With a huge demand for housing threatening airfields across the UK, Alan Peaford explores the effect of conflicting demands on regional and urban air ambitions

Lose our airfields and they’re “lost for good” – that’s the stark warning from John Gilder of the General Aviation Awareness Council (GAAC).

While NASA is calling for local airfields to be protected to facilitate the development of urban and regional advanced air mobility, in the UK, major towns and cities like Plymouth, Sheffield, Ramsgate and Hatfield are seeing vital sites go under the hammer. Airfields near Stratford-on-Avon, Cambridge and the London suburbs are also currently at risk from planning applications. It’s a similar story in the USA, which is home to more than 5,000 airports, but just 30 of these airports serve more than 70 per cent of all travellers.

Existing airfields vital for greener transport network

But now, with giant developmental leaps being made by companies in regional air mobility sector, special efforts are being made to change the regulations surrounding development on existing airfields which could provide vital infrastructure for a greener transport network.

GAAC is calling for a change in the law to classified as vital infrastructure – making it harder for them to be targeted by developers. John Gilder vice chairman of the GAAC said legislatory changes were vital for the UK to realise its vision of net zero domestic air transport: “It is a big problem, because if we lose them, we’ve lost them for good. The chances of building new airfields are pretty remote.”

“We’ve got a planning application going in for a new airfield at the moment. But they’re difficult to get through the planning process, there’s a lot of vested interests involved, so it’s complex. The threats to airfields? Obviously, there’s the question of house building – people want the land for homes, irrespective of where it is and how remote is, is really the price of the land that’s important for the for the builder. And of course, you can’t blame the owners if they’re offered large sums of money to sell the land. So it’s been a big problem and legislation needed to change.”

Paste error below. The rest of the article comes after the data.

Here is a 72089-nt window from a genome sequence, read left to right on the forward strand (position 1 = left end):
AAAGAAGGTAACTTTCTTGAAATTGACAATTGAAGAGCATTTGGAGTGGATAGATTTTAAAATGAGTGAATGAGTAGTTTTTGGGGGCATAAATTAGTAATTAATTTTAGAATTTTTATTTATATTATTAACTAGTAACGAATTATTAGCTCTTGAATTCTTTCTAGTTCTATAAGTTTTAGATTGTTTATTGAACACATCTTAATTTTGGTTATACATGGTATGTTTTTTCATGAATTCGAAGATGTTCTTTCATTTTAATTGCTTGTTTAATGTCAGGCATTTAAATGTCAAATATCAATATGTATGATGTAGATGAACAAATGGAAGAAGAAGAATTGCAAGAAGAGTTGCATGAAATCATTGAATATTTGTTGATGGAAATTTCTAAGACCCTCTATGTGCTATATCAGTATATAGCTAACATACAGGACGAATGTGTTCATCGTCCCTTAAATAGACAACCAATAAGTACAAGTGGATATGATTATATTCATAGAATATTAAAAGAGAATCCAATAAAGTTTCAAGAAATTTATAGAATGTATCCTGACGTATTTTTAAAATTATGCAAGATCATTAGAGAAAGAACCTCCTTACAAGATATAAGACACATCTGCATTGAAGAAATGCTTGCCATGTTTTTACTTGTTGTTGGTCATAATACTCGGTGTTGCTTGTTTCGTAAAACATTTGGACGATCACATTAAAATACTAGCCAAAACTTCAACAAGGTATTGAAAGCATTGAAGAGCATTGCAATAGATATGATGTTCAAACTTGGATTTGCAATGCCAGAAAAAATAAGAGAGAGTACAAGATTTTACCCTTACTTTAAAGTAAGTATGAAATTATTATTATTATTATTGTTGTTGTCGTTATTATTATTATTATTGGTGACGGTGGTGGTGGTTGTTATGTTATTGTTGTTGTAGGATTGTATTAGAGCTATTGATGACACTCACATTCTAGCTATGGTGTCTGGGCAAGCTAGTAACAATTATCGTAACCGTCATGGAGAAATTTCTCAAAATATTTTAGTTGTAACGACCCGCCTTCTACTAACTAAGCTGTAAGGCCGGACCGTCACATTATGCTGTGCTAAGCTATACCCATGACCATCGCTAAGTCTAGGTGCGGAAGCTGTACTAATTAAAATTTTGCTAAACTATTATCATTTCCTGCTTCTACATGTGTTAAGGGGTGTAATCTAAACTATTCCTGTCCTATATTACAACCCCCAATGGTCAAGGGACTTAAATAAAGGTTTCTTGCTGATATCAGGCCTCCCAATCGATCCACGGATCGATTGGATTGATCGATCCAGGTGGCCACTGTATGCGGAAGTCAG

Cheaper flights and better connectivity make electric aviation a “no brainer”

Neil Cloughley, founder and CEO of Faradair which is building its BEHA Bio Electric Hybrid Aircraft at Duxford, said preserving smaller airports and airfields was a “no brainer”.

He explained: “Out of the 300 aircraft that we’ve designated to build by 2030, 40 of those, we’re going to base in the UK at these types of airfields and operate regional intercity pairings and inter town pairings that have never been done before.”

“It’s hugely important and I think it’s really good to emphasise the likes of Elstree, Stableford, Fairoaks airfields like this around London, you imagine flying to Liverpool, Manchester, Leeds for £25 each way, in 45 minutes from airfields like that. It’s a no brainer. Why on earth would we get rid of that?”

As well as being fundamental for landing, airfields and airports are also vital for storage. Gilder explained: “People forget that if you have unmanned aerial vehicles, they still need to be stored, they need to be maintained, they will not be in the air all the time.”

“And the obvious thing, if you’re going to control them, you need the same sort of facilities as you have at an airfield where you’ve got good lines of sight and you can see them they’ve got plenty of room just in case something goes wrong. So it’s very important that we keep the airfield sites that we’ve got to enable technology, as its progressing now, to become really useful to the communities of the future.”

More connectivity and jobs, less noise and emissions

The new advanced electric aviation systems will have less noise and intrusion, meaning less disturbance for residents below.

“The aircraft’s been designed to be ultra quiet from day one,” explained Cloughley, “Most people won’t even notice the things flying in the air, through the electric motors, and then we’ve got the turbo generator, where we port the exhaust through numerous silencers and then filter in the acoustic ducts, so it will be incredibly quiet.”

The emerging regional air sector uses new, lower emissions aircraft within the traditional network. The retention of existing airports will not only help grow connectivity, it will also help grow employment opportunities.

Cloughley added: “So all of that comes together to give a package that ultimately will give people that local connectivity, it’s that ability for people to say, actually, I could be within 15-20 minutes of a local airfield that could get me to somewhere in Ireland and somewhere in Scotland, Wales, or even skipping across to France on a really low cost basis and a convenient basis.”

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